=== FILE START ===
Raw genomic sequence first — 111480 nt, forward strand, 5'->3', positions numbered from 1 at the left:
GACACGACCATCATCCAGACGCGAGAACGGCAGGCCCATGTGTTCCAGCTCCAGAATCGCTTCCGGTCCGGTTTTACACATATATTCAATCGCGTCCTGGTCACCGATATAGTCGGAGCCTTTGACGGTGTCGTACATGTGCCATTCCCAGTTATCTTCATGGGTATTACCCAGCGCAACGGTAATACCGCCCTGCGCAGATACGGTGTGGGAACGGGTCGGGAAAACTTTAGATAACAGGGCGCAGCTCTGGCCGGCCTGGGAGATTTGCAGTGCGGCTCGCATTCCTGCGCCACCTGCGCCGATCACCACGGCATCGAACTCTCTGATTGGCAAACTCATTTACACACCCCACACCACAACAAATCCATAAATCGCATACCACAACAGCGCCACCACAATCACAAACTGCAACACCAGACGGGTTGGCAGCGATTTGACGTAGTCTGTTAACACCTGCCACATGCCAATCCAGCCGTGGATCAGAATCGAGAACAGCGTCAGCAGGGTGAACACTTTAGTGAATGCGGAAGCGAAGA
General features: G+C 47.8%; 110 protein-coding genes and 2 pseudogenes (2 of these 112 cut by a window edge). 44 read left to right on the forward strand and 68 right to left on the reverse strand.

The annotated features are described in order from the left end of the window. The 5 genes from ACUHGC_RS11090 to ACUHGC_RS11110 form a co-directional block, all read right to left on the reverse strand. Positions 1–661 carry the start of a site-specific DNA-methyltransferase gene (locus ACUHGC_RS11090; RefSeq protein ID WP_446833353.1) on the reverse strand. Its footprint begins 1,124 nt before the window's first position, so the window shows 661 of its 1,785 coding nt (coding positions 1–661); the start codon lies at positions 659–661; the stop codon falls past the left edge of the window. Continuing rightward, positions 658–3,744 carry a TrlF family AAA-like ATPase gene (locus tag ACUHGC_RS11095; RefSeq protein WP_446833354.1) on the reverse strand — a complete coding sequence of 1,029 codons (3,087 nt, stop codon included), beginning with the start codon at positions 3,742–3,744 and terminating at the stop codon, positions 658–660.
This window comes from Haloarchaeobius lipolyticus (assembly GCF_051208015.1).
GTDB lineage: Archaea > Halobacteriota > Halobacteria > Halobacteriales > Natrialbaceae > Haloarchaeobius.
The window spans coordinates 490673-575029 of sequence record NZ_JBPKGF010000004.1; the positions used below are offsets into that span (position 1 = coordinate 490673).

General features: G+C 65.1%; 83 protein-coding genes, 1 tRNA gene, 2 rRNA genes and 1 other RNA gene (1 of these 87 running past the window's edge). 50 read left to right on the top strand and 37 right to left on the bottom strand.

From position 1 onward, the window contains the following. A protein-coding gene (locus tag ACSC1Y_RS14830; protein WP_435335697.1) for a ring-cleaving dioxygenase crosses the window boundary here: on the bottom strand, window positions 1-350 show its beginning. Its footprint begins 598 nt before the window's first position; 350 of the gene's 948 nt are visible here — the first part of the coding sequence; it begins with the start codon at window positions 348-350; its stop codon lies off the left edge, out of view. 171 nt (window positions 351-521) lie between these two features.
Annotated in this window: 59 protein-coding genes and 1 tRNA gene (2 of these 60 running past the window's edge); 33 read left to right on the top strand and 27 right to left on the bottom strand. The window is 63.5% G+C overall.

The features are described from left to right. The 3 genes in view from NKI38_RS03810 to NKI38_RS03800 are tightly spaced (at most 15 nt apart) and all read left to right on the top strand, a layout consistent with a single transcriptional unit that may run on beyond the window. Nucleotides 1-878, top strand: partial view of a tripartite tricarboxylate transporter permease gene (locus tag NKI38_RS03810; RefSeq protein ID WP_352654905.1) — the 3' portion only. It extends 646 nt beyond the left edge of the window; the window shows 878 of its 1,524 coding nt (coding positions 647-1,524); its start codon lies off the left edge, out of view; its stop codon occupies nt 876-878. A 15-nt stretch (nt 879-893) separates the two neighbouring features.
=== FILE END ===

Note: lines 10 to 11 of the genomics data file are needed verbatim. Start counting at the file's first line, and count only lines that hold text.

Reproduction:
Annotated in this window: 59 protein-coding genes and 1 tRNA gene (2 of these 60 running past the window's edge); 33 read left to right on the top strand and 27 right to left on the bottom strand. The window is 63.5% G+C overall.

The features are described from left to right. The 3 genes in view from NKI38_RS03810 to NKI38_RS03800 are tightly spaced (at most 15 nt apart) and all read left to right on the top strand, a layout consistent with a single transcriptional unit that may run on beyond the window. Nucleotides 1-878, top strand: partial view of a tripartite tricarboxylate transporter permease gene (locus tag NKI38_RS03810; RefSeq protein ID WP_352654905.1) — the 3' portion only. It extends 646 nt beyond the left edge of the window; the window shows 878 of its 1,524 coding nt (coding positions 647-1,524); its start codon lies off the left edge, out of view; its stop codon occupies nt 876-878. A 15-nt stretch (nt 879-893) separates the two neighbouring features.